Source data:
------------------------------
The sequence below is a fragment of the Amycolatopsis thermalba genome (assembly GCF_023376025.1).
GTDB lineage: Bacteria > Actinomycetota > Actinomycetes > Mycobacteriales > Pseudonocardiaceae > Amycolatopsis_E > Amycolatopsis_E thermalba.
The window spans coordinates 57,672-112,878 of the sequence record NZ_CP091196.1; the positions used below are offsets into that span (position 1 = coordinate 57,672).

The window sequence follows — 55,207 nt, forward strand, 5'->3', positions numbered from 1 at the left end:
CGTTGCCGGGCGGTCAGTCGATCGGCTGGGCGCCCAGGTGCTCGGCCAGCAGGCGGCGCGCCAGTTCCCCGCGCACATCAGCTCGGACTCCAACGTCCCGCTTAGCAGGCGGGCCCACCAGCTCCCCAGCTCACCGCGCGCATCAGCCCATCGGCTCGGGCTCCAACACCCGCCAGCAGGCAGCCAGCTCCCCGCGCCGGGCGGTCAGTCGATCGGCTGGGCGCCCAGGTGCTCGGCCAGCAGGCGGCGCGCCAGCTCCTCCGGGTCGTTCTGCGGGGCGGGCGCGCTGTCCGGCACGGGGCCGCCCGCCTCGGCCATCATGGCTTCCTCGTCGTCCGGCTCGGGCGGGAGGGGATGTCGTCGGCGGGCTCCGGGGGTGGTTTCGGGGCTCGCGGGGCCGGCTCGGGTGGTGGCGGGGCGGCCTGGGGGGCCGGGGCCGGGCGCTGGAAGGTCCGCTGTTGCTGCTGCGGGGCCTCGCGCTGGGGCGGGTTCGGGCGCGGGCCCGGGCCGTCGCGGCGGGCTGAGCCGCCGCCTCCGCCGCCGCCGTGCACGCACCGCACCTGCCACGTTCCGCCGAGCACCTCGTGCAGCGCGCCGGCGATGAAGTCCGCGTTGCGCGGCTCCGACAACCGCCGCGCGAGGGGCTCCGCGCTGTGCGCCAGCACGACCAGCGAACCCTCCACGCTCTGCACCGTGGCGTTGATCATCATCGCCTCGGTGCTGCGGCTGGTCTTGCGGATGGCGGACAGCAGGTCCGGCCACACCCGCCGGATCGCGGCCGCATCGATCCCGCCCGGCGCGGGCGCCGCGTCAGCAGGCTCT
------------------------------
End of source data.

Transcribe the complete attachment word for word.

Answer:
The sequence below is a fragment of the Amycolatopsis thermalba genome (assembly GCF_023376025.1).
GTDB lineage: Bacteria > Actinomycetota > Actinomycetes > Mycobacteriales > Pseudonocardiaceae > Amycolatopsis_E > Amycolatopsis_E thermalba.
The window spans coordinates 57,672-112,878 of the sequence record NZ_CP091196.1; the positions used below are offsets into that span (position 1 = coordinate 57,672).

The window sequence follows — 55,207 nt, forward strand, 5'->3', positions numbered from 1 at the left end:
CGTTGCCGGGCGGTCAGTCGATCGGCTGGGCGCCCAGGTGCTCGGCCAGCAGGCGGCGCGCCAGTTCCCCGCGCACATCAGCTCGGACTCCAACGTCCCGCTTAGCAGGCGGGCCCACCAGCTCCCCAGCTCACCGCGCGCATCAGCCCATCGGCTCGGGCTCCAACACCCGCCAGCAGGCAGCCAGCTCCCCGCGCCGGGCGGTCAGTCGATCGGCTGGGCGCCCAGGTGCTCGGCCAGCAGGCGGCGCGCCAGCTCCTCCGGGTCGTTCTGCGGGGCGGGCGCGCTGTCCGGCACGGGGCCGCCCGCCTCGGCCATCATGGCTTCCTCGTCGTCCGGCTCGGGCGGGAGGGGATGTCGTCGGCGGGCTCCGGGGGTGGTTTCGGGGCTCGCGGGGCCGGCTCGGGTGGTGGCGGGGCGGCCTGGGGGGCCGGGGCCGGGCGCTGGAAGGTCCGCTGTTGCTGCTGCGGGGCCTCGCGCTGGGGCGGGTTCGGGCGCGGGCCCGGGCCGTCGCGGCGGGCTGAGCCGCCGCCTCCGCCGCCGCCGTGCACGCACCGCACCTGCCACGTTCCGCCGAGCACCTCGTGCAGCGCGCCGGCGATGAAGTCCGCGTTGCGCGGCTCCGACAACCGCCGCGCGAGGGGCTCCGCGCTGTGCGCCAGCACGACCAGCGAACCCTCCACGCTCTGCACCGTGGCGTTGATCATCATCGCCTCGGTGCTGCGGCTGGTCTTGCGGATGGCGGACAGCAGGTCCGGCCACACCCGCCGGATCGCGGCCGCATCGATCCCGCCCGGCGCGGGCGCCGCGTCAGCAGGCTCT